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The Caribbean Region Quarterly Bulletin: Volume 2: Issue 4: October 2013 {IADB]

The Caribbean Region Quarterly Bulletin: Volume 2: Issue 4: October 2013 {IADB]

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The Caribbean Region Quarterly Bulletin discusses recent economic developments and analyzes the topic of energy for the 6 IDB-member Caribbean countries, as well as the Organization of Eastern Caribbean States (OECS). The countries are: The Bahamas, Barbados, Guyana, Jamaica, Suriname and Trinidad and Tobago. This issue highlights fiscal developments for 2013, which may outperform expectations in Guyana and Trinidad and Tobago. In contrast, high fiscal deficits have forced the governments of The Bahamas, Barbados and Jamaica to adopt further expenditure cuts and new tax regimes. In Suriname, authorities remain committed to reducing the fiscal deficit, despite falling gold prices. This issue also assesses debt sustainability under different gold prices in Suriname. It also analyzes the existing energy structure in each of the Caribbean countries and discusses possible alternatives to resolve the high cost of energy and import dependency for the region as a whole.
The Caribbean Region Quarterly Bulletin discusses recent economic developments and analyzes the topic of energy for the 6 IDB-member Caribbean countries, as well as the Organization of Eastern Caribbean States (OECS). The countries are: The Bahamas, Barbados, Guyana, Jamaica, Suriname and Trinidad and Tobago. This issue highlights fiscal developments for 2013, which may outperform expectations in Guyana and Trinidad and Tobago. In contrast, high fiscal deficits have forced the governments of The Bahamas, Barbados and Jamaica to adopt further expenditure cuts and new tax regimes. In Suriname, authorities remain committed to reducing the fiscal deficit, despite falling gold prices. This issue also assesses debt sustainability under different gold prices in Suriname. It also analyzes the existing energy structure in each of the Caribbean countries and discusses possible alternatives to resolve the high cost of energy and import dependency for the region as a whole.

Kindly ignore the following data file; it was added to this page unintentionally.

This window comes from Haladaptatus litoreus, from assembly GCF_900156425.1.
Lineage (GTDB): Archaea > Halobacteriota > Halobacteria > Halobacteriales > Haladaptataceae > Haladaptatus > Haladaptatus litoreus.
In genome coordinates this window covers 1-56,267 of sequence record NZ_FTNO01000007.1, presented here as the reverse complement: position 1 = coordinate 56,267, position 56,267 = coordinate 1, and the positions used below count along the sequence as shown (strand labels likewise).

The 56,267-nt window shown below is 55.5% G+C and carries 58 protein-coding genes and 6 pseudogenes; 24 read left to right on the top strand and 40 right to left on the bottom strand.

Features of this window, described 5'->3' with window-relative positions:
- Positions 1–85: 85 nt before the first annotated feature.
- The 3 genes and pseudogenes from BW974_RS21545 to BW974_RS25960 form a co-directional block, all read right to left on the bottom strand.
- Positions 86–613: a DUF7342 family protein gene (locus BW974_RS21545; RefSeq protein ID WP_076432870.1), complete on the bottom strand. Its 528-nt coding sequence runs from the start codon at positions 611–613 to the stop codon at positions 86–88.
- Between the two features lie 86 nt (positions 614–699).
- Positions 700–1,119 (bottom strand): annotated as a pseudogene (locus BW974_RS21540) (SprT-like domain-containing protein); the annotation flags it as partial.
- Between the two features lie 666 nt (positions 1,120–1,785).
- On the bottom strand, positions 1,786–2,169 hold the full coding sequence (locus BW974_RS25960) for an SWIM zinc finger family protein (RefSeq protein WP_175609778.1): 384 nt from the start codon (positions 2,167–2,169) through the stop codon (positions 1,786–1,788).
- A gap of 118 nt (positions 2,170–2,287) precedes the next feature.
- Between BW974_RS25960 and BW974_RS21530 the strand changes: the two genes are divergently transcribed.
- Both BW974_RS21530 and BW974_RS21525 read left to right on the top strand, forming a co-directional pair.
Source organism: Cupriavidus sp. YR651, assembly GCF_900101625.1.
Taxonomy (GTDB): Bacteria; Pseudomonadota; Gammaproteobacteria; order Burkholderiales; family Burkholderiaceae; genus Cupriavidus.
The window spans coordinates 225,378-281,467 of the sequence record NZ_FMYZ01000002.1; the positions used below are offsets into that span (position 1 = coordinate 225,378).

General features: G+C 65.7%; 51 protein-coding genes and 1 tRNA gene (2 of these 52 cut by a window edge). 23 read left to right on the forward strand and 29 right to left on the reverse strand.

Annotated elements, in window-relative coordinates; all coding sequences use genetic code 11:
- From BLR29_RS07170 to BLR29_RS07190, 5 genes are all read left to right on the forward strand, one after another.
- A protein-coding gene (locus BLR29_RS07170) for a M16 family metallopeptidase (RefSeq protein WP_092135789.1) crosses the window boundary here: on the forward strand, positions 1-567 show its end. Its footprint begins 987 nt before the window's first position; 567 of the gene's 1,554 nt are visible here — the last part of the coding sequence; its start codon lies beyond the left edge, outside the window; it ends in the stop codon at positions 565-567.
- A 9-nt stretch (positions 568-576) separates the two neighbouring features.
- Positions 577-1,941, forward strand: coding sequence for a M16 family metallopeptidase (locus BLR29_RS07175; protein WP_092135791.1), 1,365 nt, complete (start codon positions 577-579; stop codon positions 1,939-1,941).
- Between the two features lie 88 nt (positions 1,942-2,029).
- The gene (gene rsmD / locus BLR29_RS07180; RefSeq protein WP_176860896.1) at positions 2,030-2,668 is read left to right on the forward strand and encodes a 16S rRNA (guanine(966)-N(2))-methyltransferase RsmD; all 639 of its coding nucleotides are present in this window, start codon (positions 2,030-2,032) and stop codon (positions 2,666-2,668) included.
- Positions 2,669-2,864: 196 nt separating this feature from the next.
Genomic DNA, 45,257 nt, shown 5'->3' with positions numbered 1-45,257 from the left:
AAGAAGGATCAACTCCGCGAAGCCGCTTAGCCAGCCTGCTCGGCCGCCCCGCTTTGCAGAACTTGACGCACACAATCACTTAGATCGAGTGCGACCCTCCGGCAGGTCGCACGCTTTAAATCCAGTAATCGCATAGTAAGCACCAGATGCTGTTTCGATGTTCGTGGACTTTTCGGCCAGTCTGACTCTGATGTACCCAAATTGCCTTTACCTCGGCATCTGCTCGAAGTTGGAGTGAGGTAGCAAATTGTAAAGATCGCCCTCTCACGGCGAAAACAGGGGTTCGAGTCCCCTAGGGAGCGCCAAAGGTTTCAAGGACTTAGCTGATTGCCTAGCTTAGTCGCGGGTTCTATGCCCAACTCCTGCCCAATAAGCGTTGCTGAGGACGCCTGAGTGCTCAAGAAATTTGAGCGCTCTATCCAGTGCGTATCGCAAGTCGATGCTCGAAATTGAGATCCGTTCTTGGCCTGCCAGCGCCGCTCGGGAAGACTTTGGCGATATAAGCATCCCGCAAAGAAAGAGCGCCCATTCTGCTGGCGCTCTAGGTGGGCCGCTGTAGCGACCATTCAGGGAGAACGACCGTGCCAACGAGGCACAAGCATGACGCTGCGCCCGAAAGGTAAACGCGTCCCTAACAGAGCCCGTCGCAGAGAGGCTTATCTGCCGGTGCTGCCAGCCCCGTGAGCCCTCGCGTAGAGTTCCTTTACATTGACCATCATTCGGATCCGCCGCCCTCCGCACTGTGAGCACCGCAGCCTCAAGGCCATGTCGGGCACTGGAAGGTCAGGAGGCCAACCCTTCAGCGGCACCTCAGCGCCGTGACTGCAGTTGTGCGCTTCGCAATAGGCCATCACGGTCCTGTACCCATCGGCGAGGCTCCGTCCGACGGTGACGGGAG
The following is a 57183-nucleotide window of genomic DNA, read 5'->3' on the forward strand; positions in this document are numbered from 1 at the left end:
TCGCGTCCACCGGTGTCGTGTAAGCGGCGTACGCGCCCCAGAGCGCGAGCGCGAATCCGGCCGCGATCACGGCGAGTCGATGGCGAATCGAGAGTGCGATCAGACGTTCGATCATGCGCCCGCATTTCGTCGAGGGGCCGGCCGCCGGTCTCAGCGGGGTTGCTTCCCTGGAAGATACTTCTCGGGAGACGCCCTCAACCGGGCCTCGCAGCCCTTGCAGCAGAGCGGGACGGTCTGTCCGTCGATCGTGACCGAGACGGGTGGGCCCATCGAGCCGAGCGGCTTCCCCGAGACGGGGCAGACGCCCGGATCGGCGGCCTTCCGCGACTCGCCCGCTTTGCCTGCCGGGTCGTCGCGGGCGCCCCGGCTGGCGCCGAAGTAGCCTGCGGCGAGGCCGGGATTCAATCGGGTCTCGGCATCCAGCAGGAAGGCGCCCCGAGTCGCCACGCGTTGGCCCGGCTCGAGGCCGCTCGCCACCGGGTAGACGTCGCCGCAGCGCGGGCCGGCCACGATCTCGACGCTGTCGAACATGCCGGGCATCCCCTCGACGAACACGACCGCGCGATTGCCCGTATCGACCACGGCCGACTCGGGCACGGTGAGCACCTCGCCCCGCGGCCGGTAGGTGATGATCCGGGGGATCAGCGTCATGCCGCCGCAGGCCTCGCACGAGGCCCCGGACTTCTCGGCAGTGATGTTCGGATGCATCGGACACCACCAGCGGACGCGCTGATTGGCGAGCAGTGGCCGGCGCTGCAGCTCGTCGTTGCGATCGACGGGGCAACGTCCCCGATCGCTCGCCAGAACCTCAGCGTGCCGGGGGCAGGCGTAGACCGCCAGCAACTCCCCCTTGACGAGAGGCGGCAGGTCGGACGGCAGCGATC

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11/27/2013

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Regional Report: In the Caribbean, Energy Matters!
 
In this issue, we analyze the existing energy structure in theCaribbean countries and discuss possible alternatives toresolve the high cost of energy and import dependency. Weconsider whether a range of renewable energy technologiesare economically and commercially viable and how theycould be implemented.At present, the IDB’s Caribbean Country Department andEnergy Division are working together with
Compete Caribbean 
to develop country-specific and regionwidecommercially viable solutions to the region’s energyproblems.
Fiscal results for 2013 could outperform expectations in Guyana and Trinidad and Tobago. In contrast, high fiscal deficits have forced the governments of The Bahamas, Barbados, and Jamaica to adopt further expenditure cuts and new tax regimes. In Suriname, authorities remain committed to reduce the fiscal deficit, despite falling gold prices.
Summary of Recent Developments by Country
In The Bahamas,
results for the first 11 months of 2012/13 fiscal yearrevealed a widening in the government's deficit by almost 50 percentbecause of lower tax revenues. The government plans to reverse thedownward trend of revenues by implementing a value- added tax inJuly 2014.
In Barbados,
the government presented the Barbados
Growth and Development Strategy 
2013–2020, which focuses not only on fiscalconsolidation measures but also on growth initiatives. The governmentis targeting a fiscal deficit of around 3 percent of GDP by the end of 2014/15 and an acceleration of growth thereafter, to 4 percent by2020.
In Guyana,
authorities reduced the expected real growth in 2013 to 4.8percent from 5.3 percent after lower-than-expected output in the sugarindustry.
 
Workers' remittances decreased during the first half of theyear and are projected to be mostly flat this year.
In Jamaica,
the
 
economy contracted 0.4 percent in the second quarterof 2013. The authorities expect a resurgence of growth in the thirdquarter, which would result in a weak 0.8 percent rise during this fiscalyear. S&P upgraded Jamaica's long-term rating to B– from CCC+ afterrecent progress in stabilizing the economy.
In Suriname,
despite an increase in capital expenditures and fallinggold prices during the first half of the year, the government continuesto show its commitment to achieve a fiscal deficit of 3 percent in 2013,compared with 4.1 percent considered in the 2013 Budget. The 2012Census results were published in September.In
Trinidad and Tobago,
the
 
Cabinet presented the 2013/14 budget,which projects a fiscal deficit of 3.6 percent of GDP, down from the 4.6percent of GDP projection in the 2012/13 budget but somewhat aboverecent outcomes. Among other measures, the budget incorporatesmore tax incentives for new oil exploration and eliminates the fuelsubsidy to Caribbean Airlines Ltd for international flights.In the
Eastern Caribbean Countries,
the economies display signs of recession in the first quarter of 2013. According to the EasternCaribbean Central Bank, real growth could reach 1.5 percent in 2013,accelerating to 2.2 percent in 2014.
In This Issue, We Focus on Energy Policies and Challengesin the Caribbean